“Moreover, I have instructed my team to set up a charitable foundation where all net proceeds from the sale will be donated,” he said.

“The foundation will be for the benefit of all victims of the war in Ukraine. This includes providing critical funds towards the urgent and immediate needs of victims, as well as supporting the long-term work of recovery.”

You can find the full statement here.

The Explainer

In this week’s episode of The Explainer, we spoke to Olga Tokariuk, an independent journalist in western Ukraine about what life is like for people who have remained in the country – the dwindling access to food, incessant air strikes, the possibility that they might have to take up arms, and the psychological impact on children.

We also spoke to Gabriele Leu, Romania’s spokesperson at the UN’s High Commissioner for Refugees (UNHCR) who painted a picture of those who are fleeing: they are almost exclusively mothers and children, as young men stay back to fight the war, and they have many immediate legal, information and medical needs.

 

Listen here for more:


The Explainer / SoundCloud

A former world chess champion, and chairman of a human rights foundation said that appeasement allowed Putin to strike Ukraine, and if he succeeds in taking the country over, there will be further actions of aggression from Russia.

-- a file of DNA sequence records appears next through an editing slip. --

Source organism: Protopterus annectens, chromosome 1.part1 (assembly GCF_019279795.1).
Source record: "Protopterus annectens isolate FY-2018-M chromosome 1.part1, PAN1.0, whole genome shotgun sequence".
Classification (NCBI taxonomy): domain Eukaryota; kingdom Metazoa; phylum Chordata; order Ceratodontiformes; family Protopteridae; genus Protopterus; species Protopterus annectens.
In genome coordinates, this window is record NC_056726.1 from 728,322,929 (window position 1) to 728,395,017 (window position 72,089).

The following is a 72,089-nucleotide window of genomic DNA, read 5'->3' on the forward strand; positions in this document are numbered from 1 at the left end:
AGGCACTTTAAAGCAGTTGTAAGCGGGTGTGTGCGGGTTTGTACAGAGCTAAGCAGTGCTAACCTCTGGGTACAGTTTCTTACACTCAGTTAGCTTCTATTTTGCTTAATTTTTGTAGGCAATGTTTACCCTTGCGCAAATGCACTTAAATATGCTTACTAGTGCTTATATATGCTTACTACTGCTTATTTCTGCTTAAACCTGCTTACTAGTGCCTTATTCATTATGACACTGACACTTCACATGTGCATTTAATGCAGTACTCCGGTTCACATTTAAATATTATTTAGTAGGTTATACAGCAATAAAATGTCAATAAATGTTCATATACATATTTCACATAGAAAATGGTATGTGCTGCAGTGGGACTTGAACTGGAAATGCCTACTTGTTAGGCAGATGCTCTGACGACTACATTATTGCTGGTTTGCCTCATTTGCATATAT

“The price to stop him has gone up every time he has advanced unchallenged. Ukrainians are paying that price in blood.”

Trinity college is lit up in Ukraine’s colours this evening.

paul-sarp Paul Sharp / SHARPPIX Paul Sharp / SHARPPIX / SHARPPIX

The Czech government said it would stop issuing visas for Belarusians, except in humanitarian cases, over Belarus’s involvement in the Ukraine conflict.

Two major reports emerging this evening, but we only have the bare details right now:

  • Russia is reportedly expelling US Ambassador John Sullivan.
  • There have been some reports of a significant explosion in Kyiv, reportedly near a train station.

We’ll update you as we get it. 

President Michael D Higgins spoke to President of Latvia Egils Levits, via telephone yesterday.

Uachtarán Higgins discussed the invasion of Ukraine and the response of the EU, and the two leaders agreed to stay in touch.